This is what we are doing now, discussing our mindsets.

Erslands mindset may have been 'Shoot to Kill! Shoot to slidelock, reload, then shoot again!', and if thats how he set his mind, then that would be how we should expect his mind to respond.
(Note I am saying 'expect', not saying its 100% beyond a doubt how the mind will react).

Think of it this way: How do you want everyone to comment on your mindset, in the aftermath of a defensive shooting? Do you want your friends, peers, family, to say "He/She is a kindhearted person, never wanted to do harm to anyone, but if anyone put their life at risk or that of their children, they would do whatever it took to ensure their safety"?

Or are those friends and family going to say "Gee I dunno, every time I visited them at home they greeted me at the door with a pistol in hand, and if I ever walked in the front door without them I heard the clicking of hammers being cocked, the sign at the door said "We don't call 911". Every time I sat on the couch I'd find I was sitting on a loaded magazine or gun (funny they never called it a couch, they called it a 'Tactical reload/rearming location 1')."

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Retreating is when you leave the scene entirely and yield it to the aggressor
Only if you are Denethor and you are irritated that Faramir gave up Osgilliath.
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Old June 11, 2009, 04:45 PM   #63
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It is possible that something could be immoral but still legal for now......
Well yes, but that's in the real world. I was speaking of the world wherein morality is invented (present day America). If morality is defined as so many would have it be, by the will of the majority or better stated by those with power, then "legal" IS "moral".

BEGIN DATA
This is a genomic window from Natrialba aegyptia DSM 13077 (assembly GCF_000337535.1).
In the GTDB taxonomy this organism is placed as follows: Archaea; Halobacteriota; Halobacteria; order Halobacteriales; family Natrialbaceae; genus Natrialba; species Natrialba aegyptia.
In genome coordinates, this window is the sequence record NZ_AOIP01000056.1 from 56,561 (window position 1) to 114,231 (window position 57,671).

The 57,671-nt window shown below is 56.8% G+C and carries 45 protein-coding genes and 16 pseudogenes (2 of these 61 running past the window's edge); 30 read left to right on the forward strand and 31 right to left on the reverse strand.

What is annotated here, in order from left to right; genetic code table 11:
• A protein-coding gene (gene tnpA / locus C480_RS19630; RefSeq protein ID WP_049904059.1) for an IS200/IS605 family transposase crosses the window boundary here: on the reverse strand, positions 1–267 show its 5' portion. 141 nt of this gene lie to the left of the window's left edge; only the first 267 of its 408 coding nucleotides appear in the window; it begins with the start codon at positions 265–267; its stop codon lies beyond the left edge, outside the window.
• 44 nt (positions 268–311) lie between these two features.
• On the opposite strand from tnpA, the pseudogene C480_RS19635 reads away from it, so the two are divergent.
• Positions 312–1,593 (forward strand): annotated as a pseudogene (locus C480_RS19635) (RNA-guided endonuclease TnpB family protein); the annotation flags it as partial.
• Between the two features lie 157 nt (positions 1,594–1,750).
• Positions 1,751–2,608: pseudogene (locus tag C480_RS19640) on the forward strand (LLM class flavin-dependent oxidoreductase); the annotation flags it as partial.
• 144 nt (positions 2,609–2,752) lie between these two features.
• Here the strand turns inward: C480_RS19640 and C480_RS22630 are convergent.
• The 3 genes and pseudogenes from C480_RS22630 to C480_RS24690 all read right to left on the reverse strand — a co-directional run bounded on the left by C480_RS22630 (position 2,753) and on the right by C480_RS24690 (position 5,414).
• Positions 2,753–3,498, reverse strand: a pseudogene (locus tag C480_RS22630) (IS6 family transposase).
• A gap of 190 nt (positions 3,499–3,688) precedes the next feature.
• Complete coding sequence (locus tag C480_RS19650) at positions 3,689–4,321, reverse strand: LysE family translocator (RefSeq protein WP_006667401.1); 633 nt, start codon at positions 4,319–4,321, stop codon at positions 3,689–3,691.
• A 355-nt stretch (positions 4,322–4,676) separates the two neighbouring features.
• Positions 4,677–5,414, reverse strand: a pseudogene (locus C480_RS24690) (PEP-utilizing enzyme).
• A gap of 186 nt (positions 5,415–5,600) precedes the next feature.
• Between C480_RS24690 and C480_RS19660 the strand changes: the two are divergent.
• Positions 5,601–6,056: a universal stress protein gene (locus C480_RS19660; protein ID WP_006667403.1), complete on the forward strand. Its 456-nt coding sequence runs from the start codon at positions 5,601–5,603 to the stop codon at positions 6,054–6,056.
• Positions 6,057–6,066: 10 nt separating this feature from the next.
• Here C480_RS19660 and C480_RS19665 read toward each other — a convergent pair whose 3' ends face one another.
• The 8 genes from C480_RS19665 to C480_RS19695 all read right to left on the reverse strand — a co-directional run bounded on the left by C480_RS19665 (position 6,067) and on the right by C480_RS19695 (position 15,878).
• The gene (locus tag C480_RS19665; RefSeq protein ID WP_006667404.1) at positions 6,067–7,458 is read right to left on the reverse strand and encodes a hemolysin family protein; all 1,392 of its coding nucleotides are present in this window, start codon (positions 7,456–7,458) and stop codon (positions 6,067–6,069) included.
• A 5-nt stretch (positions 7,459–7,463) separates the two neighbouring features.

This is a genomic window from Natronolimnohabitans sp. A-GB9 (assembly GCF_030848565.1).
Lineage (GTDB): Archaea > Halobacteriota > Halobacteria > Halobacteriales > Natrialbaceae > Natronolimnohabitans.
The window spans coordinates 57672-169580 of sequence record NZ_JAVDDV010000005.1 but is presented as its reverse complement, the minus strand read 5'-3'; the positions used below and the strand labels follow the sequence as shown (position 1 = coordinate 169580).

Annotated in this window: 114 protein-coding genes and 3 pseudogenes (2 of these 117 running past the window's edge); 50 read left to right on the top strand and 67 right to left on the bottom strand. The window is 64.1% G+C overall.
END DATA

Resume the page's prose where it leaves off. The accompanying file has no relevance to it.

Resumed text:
Therefore, in answer to the OP. If it is legal then it is moral. If it is illegal, immoral.... but tomorrow that may change.
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Old June 11, 2009, 04:57 PM   #64
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Only if you are Denethor and you are irritated that Faramir gave up Osgilliath.
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Old June 11, 2009, 05:21 PM   #65
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If it were perfectly safe for myself and anyone I care about to retreat, then I think retreating is definitely the thing to do. If there were no safe way to retreat, then there's not really a choice but to fight.
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Old June 11, 2009, 05:29 PM   #66
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Wild, thanks for starting this poll and discussion. For some of us, the issue of when it's OK to take a human life is, or should be, the central question of ethics. 'Bout time we talked about it a bit, without all the posturing which seems to be brought out by particular cases.

rantingredneck nailed it:
Quote:
Since the killing of others is frowned upon when it can be avoided, then I would say we definitely have a moral as well as legal duty to retreat if retreat can be accomplished safely. The duty ends when "safely" ends.
If I'm in danger from an attacker, I'll always retreat if I can do so safely. If others are in danger, I'll do the same... with the intention of calling 911, being a good witness, and all that good stuff, if, again, I can do so safely. As has been pointed out ad nauseum in other threads, it's too easy to make a mistake about what's happening in a situation involving other people, and the consequences of being wrong can be huge; so I'm very unlikely to intervene.

Two points haven't been much addressed here: what constitutes retreating, and the difference between protecting life and protecting stuff.

As to the first, "retreating" seems pretty situational to me. If I'm at home and someone breaks in, it means I'm either out the other door, or I'm headed upstairs to the bedroom, exactly as 5whiskey described:
Quote:
My version of a home invasion would include me holing up in the bedroom, firing warning shots in the deck before perp ever reached the bedroom, and yelling commands to leave. That's as safe for both parties as I know how to make it. If perp continues on to bedroom after all that, then he's probably after me personally and not any "stuff".